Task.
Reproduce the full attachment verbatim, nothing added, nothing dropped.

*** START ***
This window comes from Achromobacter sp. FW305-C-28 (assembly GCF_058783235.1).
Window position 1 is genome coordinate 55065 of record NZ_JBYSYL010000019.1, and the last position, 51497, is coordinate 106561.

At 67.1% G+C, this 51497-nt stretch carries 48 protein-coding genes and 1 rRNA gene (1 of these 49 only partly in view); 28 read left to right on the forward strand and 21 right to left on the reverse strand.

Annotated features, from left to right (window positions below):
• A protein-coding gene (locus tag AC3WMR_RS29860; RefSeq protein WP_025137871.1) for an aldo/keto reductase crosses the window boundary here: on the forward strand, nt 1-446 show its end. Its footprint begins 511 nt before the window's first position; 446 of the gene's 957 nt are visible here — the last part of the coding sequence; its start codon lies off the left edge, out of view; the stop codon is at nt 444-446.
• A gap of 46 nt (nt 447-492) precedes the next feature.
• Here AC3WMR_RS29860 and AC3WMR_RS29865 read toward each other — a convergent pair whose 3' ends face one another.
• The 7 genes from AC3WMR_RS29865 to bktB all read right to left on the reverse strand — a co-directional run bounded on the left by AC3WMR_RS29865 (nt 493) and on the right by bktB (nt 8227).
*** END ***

This window comes from Achromobacter sp. FW305-C-28 (assembly GCF_058783235.1).
Window position 1 is genome coordinate 55065 of record NZ_JBYSYL010000019.1, and the last position, 51497, is coordinate 106561.

At 67.1% G+C, this 51497-nt stretch carries 48 protein-coding genes and 1 rRNA gene (1 of these 49 only partly in view); 28 read left to right on the forward strand and 21 right to left on the reverse strand.

Annotated features, from left to right (window positions below):
• A protein-coding gene (locus tag AC3WMR_RS29860; RefSeq protein WP_025137871.1) for an aldo/keto reductase crosses the window boundary here: on the forward strand, nt 1-446 show its end. Its footprint begins 511 nt before the window's first position; 446 of the gene's 957 nt are visible here — the last part of the coding sequence; its start codon lies off the left edge, out of view; the stop codon is at nt 444-446.
• A gap of 46 nt (nt 447-492) precedes the next feature.
• Here AC3WMR_RS29860 and AC3WMR_RS29865 read toward each other — a convergent pair whose 3' ends face one another.
• The 7 genes from AC3WMR_RS29865 to bktB all read right to left on the reverse strand — a co-directional run bounded on the left by AC3WMR_RS29865 (nt 493) and on the right by bktB (nt 8227).